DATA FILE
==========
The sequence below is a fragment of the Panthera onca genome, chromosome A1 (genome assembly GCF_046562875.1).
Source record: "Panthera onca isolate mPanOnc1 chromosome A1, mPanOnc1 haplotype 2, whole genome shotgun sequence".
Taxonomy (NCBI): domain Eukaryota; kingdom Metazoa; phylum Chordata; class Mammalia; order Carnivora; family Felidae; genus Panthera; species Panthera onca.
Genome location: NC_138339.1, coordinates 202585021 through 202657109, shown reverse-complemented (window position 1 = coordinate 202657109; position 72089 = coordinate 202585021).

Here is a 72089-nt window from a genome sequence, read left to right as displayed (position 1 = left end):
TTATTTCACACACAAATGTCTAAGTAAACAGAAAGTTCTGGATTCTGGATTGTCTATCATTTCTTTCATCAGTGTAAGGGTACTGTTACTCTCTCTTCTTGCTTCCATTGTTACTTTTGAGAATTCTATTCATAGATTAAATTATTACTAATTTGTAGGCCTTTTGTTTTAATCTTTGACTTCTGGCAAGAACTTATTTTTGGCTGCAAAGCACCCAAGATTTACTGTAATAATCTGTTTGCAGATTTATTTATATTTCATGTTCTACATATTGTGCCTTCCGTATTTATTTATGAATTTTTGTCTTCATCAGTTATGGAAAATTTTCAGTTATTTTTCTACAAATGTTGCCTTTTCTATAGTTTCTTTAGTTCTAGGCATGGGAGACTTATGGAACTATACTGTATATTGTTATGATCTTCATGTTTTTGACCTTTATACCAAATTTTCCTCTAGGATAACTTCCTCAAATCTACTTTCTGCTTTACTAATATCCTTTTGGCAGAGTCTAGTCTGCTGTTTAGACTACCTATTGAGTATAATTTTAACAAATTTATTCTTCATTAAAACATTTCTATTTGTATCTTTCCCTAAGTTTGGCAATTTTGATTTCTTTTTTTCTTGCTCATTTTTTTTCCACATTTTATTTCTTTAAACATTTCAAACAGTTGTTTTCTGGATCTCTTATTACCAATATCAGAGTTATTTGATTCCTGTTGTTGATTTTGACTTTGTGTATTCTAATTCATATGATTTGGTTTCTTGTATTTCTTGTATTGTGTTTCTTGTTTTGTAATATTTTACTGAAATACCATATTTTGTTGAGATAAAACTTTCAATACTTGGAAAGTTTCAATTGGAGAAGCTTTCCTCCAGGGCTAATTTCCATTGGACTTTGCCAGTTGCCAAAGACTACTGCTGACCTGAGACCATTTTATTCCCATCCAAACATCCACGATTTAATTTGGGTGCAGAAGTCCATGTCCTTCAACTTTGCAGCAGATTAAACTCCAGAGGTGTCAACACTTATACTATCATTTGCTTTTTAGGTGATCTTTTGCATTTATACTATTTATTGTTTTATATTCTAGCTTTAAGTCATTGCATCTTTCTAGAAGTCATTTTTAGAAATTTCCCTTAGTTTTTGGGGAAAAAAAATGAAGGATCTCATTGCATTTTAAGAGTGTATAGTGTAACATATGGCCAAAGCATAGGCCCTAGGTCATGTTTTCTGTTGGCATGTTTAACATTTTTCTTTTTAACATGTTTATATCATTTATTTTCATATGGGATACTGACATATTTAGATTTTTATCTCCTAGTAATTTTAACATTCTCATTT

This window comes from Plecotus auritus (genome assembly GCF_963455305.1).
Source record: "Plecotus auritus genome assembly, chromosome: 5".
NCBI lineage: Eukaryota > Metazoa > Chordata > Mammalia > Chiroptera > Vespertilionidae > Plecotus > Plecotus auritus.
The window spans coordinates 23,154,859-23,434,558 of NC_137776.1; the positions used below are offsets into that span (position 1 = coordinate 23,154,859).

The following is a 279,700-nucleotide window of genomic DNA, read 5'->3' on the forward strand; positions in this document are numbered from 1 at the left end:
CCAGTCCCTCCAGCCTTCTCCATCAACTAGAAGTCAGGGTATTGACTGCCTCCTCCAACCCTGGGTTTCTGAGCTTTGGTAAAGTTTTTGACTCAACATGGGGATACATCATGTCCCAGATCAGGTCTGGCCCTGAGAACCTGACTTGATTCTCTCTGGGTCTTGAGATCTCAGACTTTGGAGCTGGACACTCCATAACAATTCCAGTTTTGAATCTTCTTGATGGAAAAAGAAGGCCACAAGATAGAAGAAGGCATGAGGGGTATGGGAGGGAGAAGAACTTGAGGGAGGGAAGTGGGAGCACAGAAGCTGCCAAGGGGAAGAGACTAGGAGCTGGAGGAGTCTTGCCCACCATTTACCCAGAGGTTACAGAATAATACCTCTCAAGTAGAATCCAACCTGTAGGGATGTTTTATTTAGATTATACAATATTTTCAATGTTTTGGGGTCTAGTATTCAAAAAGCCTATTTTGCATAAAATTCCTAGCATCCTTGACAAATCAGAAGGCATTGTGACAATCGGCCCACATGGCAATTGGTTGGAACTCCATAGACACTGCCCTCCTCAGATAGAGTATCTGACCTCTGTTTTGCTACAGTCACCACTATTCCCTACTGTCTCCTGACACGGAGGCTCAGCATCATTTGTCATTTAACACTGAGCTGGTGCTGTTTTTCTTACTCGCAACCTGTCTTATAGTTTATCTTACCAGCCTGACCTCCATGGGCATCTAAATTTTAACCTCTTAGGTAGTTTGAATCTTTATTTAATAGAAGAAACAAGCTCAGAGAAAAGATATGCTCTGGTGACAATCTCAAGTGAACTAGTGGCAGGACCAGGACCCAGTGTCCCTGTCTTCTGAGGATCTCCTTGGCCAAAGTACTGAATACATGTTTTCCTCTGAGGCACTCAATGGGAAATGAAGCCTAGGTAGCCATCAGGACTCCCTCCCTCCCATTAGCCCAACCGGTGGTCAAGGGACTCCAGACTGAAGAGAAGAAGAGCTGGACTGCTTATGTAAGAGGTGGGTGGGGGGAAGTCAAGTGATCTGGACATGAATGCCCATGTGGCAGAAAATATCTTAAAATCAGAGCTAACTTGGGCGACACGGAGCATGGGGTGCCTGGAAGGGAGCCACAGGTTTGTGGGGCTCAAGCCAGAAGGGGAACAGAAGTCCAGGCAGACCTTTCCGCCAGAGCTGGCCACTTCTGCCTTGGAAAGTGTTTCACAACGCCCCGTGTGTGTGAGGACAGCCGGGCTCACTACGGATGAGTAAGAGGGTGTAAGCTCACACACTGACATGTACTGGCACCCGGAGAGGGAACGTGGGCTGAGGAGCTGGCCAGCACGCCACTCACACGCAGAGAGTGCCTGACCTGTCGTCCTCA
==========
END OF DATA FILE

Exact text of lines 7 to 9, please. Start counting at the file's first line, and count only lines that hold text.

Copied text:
This window comes from Plecotus auritus (genome assembly GCF_963455305.1).
Source record: "Plecotus auritus genome assembly, chromosome: 5".
NCBI lineage: Eukaryota > Metazoa > Chordata > Mammalia > Chiroptera > Vespertilionidae > Plecotus > Plecotus auritus.